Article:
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Restaurant Experts Name the Top Newcomers of 2010

As is the tradition at Eater, our closeout of the year is a survey of friends, industry types and bloggers. This year, we asked the group eight questions, from Meal of the Year to Top Standbys. All will be answered by the time we turn off the lights at the end of the week. Responses are related in no particular order; all are cut, pasted and unedited herein. We encourage your additions to the list in the comments.

Commonwealth, a popular newcomer. [Photo: Jennifer Yin]

Q: What are the top newcomers of 2010?

Sara Deseran, senior editor 7x7: Cotogna is kind of a perfect restaurant. It would be my new Pizzeria Delfina if it was nearer to my house.

Josh Sens, restaurant critic, San Francisco magazine: Ippuku, Commonwealth and Benu

Katie Sweeney, editor YumSugar: Saison, Roam Burgers, Comstock Saloon, Ragazza, Bar Agricole, Golden West

Scott Hocker, Tasting Table SF: Commonwealth, Hibiscus, HapaSF, Una Pizza Napoletana (despite the presumptuousness of the restaurant's slogan and my utter exhaustion with pizza), Mission Chinese Food, Knead Patisserie (a bakery not a restaurant, but an invaluable addition)

GraceAnn Walden, The Yummy Report and SF tour guide: Some of the best food I've enjoyed this year, was cooked by Chef Ed Vigil of San Rafael's Vin Antico. Squid ink ravioli stuffed with artichoke bits, crab and shrimp. Wow! I loved the following restaurants: Oenotri Napa, Osteria Coppa San Mateo, All Spice San Mateo, Radius SF, 25 Lusk SF

Stuart Schuffman, Broke-Ass Stuart: Hmm?I’m not always up on all the newest stuff, I usually get there a bit later than everyone else, but I really dug Hibiscus in Oakland. Did that open this year or last year?

Karen Palmer, editor Daily Candy SF: In no particular order: Commonwealth, Citizen's Band, Marlowe, Benu, Bar Agricole, Una Pizza Napoletana, Prospect, Wayfare Tavern.

Virginia Miller, The Perfect Spot SF: In an unprecedented year of restaurant openings, Commonwealth and Sons and Daughters blazed a new kind of fine dining trail. Prospect gets it right from food to cocktails to wine. The Sycamore does bar food (and roast beef sandwiches) one better. Comstock Saloon serves classy saloon fare and drink in a transporting setting. Plum and Gather (the latter opened Dec. '09) glow in the East Bay. Spoonbar and Farmstead are unique Wine Country newcomers.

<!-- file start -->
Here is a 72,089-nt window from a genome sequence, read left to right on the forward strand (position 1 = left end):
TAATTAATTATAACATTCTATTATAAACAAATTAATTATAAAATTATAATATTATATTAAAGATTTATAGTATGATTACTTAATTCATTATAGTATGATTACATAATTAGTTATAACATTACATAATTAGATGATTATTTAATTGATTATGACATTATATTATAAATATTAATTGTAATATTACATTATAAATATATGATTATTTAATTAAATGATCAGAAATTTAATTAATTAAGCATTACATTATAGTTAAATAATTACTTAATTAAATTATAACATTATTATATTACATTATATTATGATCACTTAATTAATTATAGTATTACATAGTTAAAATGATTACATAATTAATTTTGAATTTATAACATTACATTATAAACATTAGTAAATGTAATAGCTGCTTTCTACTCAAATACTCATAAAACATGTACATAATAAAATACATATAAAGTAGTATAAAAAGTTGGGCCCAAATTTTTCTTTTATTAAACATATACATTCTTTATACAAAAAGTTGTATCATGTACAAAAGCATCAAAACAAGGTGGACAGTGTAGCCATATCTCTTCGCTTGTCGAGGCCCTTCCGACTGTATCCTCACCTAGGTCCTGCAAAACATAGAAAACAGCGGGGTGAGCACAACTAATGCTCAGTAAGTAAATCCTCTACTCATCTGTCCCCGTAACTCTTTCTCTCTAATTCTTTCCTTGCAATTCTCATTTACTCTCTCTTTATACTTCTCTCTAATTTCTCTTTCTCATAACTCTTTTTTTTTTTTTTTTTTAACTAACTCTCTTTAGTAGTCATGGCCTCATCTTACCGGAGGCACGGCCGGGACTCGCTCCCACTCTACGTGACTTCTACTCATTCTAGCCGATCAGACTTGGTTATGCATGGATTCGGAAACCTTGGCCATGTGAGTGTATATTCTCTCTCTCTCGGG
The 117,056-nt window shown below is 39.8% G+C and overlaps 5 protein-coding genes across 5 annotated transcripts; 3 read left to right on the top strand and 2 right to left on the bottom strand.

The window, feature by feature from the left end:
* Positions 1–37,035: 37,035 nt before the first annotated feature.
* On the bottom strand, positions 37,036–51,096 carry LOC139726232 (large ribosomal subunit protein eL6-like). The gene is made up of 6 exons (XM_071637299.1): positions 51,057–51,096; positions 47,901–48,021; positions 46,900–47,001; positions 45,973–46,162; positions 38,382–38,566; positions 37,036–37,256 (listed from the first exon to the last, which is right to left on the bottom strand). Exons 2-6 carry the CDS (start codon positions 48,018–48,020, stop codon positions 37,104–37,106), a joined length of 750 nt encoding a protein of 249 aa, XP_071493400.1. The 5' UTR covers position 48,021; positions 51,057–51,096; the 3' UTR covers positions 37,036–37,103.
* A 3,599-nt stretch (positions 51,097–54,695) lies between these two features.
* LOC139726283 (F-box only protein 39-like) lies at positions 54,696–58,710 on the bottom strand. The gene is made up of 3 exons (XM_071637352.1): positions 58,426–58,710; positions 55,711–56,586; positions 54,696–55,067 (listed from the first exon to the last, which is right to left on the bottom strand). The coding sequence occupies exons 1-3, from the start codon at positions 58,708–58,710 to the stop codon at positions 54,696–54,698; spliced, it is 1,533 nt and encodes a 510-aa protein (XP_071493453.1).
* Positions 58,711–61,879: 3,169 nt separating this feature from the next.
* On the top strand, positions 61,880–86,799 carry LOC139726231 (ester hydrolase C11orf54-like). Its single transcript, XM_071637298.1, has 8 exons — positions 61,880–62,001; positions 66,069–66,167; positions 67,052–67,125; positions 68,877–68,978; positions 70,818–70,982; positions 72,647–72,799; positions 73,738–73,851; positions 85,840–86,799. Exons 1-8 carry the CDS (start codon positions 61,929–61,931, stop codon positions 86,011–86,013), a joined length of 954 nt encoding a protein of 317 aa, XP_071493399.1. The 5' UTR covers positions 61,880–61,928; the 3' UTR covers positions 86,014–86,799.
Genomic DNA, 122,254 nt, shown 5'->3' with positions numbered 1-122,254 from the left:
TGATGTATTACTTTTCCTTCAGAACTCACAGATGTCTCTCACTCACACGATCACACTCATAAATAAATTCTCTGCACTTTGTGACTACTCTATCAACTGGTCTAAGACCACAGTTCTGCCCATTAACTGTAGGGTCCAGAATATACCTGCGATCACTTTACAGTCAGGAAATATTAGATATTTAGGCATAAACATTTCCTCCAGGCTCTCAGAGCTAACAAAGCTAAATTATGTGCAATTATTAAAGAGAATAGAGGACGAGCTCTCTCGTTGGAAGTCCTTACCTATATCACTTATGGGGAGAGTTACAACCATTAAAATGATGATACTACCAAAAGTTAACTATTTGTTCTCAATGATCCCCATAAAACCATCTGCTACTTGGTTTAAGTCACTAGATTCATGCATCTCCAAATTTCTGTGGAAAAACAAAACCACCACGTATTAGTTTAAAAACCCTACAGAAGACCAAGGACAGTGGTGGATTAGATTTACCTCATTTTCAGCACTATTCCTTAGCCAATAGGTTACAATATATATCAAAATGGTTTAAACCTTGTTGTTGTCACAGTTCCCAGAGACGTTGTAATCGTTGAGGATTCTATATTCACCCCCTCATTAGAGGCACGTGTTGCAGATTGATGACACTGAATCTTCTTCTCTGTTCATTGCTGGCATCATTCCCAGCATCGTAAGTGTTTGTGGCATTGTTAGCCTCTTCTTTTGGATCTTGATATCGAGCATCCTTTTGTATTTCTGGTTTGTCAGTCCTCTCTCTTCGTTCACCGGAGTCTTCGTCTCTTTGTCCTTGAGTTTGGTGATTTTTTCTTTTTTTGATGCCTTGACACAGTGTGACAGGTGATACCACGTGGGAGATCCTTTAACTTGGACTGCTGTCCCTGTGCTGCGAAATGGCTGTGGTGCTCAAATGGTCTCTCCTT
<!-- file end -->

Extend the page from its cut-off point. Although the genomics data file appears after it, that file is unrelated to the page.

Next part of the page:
Brock Keeling, editor SFist: 25 Lusk (the interior cancels out the naysayers), Fondue Cowboy (melted cheese always comes out on top), Marlowe (perfection, everything about it), Zero Zero (all hail the return of soft serve ice cream)

Kevin Blum, founder SF City Dish: I liked Alexander's Steakhouse, Nombe, Frances and Pica Pica Maize Kitchen.

Michele Mandell, publicist: I've yet to try all the newcomers. But some of my favorites are Barbacco ('nduja!), Zero Zero, Sons & Daughters, Bar Agricole, Prospect and the new Michael Mina.

Carolyn Jung, Food Gal: Attic in San Mateo -- Chef Tim Lyum opens a sort of Poleng Lounge-lite on the Peninsula with addicting Filipino-inspired dishes. Bourbon Steak -- Michael Mina's interpretation of a steak house is handsome, inviting and has something decadent for everyone. Plus, how can you not love a place that presents duck fat fries to every table the moment after you're seated? Baume in Palo Alto -- a taste of cutting-edge molecular gastronomy comes to Palo Alto, where you never know what far-out creation Chef Bruno Chemel is going to bring to your table. OK, I'm extending the parameters here just a little, since this place opened in November 2009, but Hachi Ju Hachi in Saratoga is only now getting the attention it deserves. Chef-Owner Jin Suzuki trained in Japan for years and takes his food very seriously. He adheres to the old-school methods of classic kaiseki, even going so far as to make his own tofu and salt. Also, the reincarnation of Saison into a full-scale restaurant that still manages to mix chic fare with a relaxed, casual setting.


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